Stocking the First-Aid Kit with Remedies
for Winter Exposure
Winter weather can vary dramatically, day by day. It is not uncommon
for one day to be warm and unseasonably sunny, so that everyone
goes out with the lightest clothing; only to be followed by an extreme
swing of temperature to the coldest, below-zero depths. Where I
live, this kind of fluctuation can take place within the span of
a few hours: its only natural that many people are caught off guard.
Sudden temperature changes in such extremes can create the conditions
for all the enjoyable outdoor activities that so many people love:
skiing, snowboarding, skating, or simply taking walks in the freshly
fallen snow. But these quickly changing conditions can also create
opportunities for injury and misery, which can be easily addressed
or avoided with good planning. If avoidance can’t be managed, first
aid care is the next best thing.
Some of the most common and dangerous winter complaints are Frostbite
and Hypothermia: While everyone knows that dressing warmly is a
priority in cold temperatures, there are instances where we don’t
often dress as we should, particularly if the weather is prone to
sudden changes. Outdoor winter activities such as skiing, snowboarding,
tobogganing, and skating involve a lot of exertion, enough movement
to keep the body feeling deceptively warm despite the freezing temperatures
around us. Kids and outdoor enthusiasts will always over do it:
I have a few memories from my childhood where I simply refused to
come inside, and spent much more time skating or tobogganing with
my friends even though I knew I was starting to feel cold and tired.
Those days always ended the same way: with painful, cramping hands
and feet that hurt for what seemed like hours, frostbitten from
too much exposure.
Children aren’t the only ones who suffer from the risks of frostbite
and hypothermia—those whose livelihoods depend on working outdoors,
such as construction workers or farmers, also run the risk. Smokers,
babies, and the elderly are most vulnerable, as their circulation
will be less than ideal as a result of the habit or age, or simply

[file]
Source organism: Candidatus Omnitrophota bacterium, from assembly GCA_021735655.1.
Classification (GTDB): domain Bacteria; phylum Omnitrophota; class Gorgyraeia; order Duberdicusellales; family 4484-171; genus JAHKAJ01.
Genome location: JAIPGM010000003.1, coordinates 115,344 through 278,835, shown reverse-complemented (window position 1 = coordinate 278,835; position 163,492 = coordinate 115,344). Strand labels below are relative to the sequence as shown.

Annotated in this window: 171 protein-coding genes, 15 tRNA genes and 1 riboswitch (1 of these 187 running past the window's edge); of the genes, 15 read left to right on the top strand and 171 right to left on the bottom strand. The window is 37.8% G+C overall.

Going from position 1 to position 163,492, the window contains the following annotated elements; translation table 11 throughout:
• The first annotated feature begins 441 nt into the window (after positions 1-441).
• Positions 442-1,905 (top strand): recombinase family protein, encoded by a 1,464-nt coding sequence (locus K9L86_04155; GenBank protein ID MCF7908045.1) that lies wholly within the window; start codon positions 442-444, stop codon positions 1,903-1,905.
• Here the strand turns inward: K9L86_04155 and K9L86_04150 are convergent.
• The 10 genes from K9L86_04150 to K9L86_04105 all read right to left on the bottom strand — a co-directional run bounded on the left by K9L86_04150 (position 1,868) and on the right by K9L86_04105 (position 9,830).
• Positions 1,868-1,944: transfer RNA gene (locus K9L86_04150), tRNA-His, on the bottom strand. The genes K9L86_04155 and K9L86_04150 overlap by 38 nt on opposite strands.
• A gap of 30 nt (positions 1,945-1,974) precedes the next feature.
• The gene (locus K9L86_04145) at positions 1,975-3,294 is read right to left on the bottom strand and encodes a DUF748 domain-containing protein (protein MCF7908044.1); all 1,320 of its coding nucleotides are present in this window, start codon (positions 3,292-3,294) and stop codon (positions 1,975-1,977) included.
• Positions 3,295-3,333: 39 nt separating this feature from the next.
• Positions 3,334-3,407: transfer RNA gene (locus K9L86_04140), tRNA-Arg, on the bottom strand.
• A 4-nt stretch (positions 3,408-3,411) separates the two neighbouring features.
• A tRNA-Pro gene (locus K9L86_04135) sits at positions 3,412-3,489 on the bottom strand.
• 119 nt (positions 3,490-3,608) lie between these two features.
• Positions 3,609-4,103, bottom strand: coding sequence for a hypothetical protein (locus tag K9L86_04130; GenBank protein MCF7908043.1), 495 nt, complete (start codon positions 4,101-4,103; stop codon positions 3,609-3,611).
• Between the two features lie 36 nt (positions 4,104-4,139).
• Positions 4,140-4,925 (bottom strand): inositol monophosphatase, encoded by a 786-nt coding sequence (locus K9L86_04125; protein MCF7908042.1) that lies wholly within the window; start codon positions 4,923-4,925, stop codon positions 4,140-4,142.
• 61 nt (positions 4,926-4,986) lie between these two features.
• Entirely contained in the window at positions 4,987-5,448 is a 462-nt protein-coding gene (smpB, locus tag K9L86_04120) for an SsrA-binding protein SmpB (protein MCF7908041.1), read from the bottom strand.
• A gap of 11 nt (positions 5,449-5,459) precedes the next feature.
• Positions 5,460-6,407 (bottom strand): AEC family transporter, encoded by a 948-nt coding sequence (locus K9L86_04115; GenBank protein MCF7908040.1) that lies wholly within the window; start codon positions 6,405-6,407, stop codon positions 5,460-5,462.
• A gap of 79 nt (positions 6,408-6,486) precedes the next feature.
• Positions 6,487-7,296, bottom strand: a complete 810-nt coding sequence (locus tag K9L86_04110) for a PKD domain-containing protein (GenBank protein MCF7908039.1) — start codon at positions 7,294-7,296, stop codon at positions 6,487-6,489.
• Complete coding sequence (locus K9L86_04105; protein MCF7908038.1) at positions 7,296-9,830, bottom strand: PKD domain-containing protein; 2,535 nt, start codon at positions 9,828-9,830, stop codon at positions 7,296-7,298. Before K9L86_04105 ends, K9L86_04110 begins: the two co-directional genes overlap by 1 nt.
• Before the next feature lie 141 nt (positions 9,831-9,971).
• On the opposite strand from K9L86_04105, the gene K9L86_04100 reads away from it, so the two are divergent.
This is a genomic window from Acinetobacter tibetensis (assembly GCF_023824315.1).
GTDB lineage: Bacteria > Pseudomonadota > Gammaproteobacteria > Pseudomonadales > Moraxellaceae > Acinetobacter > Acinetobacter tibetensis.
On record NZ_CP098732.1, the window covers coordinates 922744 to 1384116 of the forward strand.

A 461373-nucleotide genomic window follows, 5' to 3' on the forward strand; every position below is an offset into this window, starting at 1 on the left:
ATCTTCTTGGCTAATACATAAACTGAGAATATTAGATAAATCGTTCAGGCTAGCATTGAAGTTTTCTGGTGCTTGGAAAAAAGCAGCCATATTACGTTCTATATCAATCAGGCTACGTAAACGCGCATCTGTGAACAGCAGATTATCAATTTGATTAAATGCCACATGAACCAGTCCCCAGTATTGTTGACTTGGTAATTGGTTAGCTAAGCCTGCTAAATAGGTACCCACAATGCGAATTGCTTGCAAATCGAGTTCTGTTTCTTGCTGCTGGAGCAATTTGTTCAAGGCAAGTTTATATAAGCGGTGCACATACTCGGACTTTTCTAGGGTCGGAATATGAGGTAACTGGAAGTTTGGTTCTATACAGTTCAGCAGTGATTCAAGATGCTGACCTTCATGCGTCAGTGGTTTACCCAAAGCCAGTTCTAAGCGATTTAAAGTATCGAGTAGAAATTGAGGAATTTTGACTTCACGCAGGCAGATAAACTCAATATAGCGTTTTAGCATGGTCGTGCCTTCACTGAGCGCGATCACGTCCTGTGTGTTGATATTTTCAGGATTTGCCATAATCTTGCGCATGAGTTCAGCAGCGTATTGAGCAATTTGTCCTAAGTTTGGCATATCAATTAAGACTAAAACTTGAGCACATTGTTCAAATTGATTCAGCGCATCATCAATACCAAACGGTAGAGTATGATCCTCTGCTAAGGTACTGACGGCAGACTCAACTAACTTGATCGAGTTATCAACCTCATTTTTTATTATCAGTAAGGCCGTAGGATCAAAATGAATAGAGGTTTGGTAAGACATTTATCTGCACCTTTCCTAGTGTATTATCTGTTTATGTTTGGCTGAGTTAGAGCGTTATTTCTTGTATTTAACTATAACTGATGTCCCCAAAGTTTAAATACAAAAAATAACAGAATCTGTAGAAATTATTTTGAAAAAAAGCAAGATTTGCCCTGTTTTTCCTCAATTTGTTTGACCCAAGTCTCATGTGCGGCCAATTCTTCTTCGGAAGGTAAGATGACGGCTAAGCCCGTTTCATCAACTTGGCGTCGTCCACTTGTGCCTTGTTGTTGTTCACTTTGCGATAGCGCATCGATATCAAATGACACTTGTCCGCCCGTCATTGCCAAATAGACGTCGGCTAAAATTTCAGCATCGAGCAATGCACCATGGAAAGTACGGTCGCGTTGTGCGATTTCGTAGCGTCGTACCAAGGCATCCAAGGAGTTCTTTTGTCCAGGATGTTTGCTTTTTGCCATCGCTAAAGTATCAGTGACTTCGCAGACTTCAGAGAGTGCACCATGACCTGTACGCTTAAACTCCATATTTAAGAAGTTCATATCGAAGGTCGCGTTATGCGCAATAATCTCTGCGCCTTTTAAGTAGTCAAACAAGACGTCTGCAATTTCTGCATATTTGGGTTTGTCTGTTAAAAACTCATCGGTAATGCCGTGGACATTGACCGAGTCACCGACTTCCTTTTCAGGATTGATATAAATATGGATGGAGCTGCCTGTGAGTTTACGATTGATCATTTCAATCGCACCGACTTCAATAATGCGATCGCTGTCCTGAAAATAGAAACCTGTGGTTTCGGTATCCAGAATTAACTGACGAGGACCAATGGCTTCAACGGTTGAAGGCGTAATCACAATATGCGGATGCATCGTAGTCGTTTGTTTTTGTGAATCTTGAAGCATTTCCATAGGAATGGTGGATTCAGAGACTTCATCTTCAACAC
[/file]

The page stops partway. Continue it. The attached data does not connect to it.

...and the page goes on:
because they may lack the ability to keep moving. The best precautions
always involve dressing appropriately, in a number of layers of
clothing that can be removed and replaced depending on how warm
or cold one feels. Choose appropriate fabrics which insulate the
body and wick moisture away from the skin so that the body does
not become chilled—wool layers, for example, will insulate the body
even if the fibres become wet. If you can’t move for any reason,
or if you fall into icy cold waters while skating, ice fishing,
or ski-dooing, then the risks of hypothermia and severe frostbite
increase dramatically; so it is only reasonable to prepare for any
contingency while outdoors.
Hypothermia is the condition of having an abnormally low body temperature.
It can come on very slowly, making it difficult to notice that its
happening. When the body becomes extraordinarily cold, all the systems
begin to slow down - eventually to the point where death can result.
Sometimes, hypothermia can actually save lives, especially where
the body shuts down heart and brain function in order to limit the
oxygen the body needs so that it can stay alive; in some of these
cases, children have been successfully revived because of the limitations
the hypothermia placed on their bodies.
Frostbite, or "chilblains", as our old books refer to
it, happens when a part of the body actually freezes. Mild frostbite
doesn't leave lasting damage, but severe frostbite can cause permanent
damage and may even lead to amputation.
Symptoms of Hypothermia
What to Look For
When the body is cold, it tries to generate heat by shivering -
it's trying to warm itself. When hypothermia sets in, the shivering
stops, as the body is now trying to conserve all the energy it can.
This is one of the first warning signs of hypothermia. Other signs
to look out for: disorientation and clumsiness, which takes place
as body temperature drops; and an irregular heartbeat which takes
place when breathing slows down. Frostbite and hypothermia can set
in in minutes, if the temperature is extremely cold.
Mild frostbite or "frostnip" makes the skin look pale
or waxy, but the colour returns once the skin is warm again. Severe
frostbite begins with white or waxy looking skin, but as the damage
progresses the colour becomes bluish, or grey. The cold feeling
is replaced with numbness, and blisters often form on the surface